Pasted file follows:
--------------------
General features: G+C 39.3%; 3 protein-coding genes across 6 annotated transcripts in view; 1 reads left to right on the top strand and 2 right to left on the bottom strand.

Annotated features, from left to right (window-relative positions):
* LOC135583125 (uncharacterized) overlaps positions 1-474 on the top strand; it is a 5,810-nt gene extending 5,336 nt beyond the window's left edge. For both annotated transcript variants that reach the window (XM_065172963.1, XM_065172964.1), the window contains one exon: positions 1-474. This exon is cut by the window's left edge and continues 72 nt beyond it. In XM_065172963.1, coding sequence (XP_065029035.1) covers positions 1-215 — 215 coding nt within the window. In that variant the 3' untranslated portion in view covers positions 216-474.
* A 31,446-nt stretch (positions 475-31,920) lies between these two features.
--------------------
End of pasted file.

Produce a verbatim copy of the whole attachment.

General features: G+C 39.3%; 3 protein-coding genes across 6 annotated transcripts in view; 1 reads left to right on the top strand and 2 right to left on the bottom strand.

Annotated features, from left to right (window-relative positions):
* LOC135583125 (uncharacterized) overlaps positions 1-474 on the top strand; it is a 5,810-nt gene extending 5,336 nt beyond the window's left edge. For both annotated transcript variants that reach the window (XM_065172963.1, XM_065172964.1), the window contains one exon: positions 1-474. This exon is cut by the window's left edge and continues 72 nt beyond it. In XM_065172963.1, coding sequence (XP_065029035.1) covers positions 1-215 — 215 coding nt within the window. In that variant the 3' untranslated portion in view covers positions 216-474.
* A 31,446-nt stretch (positions 475-31,920) lies between these two features.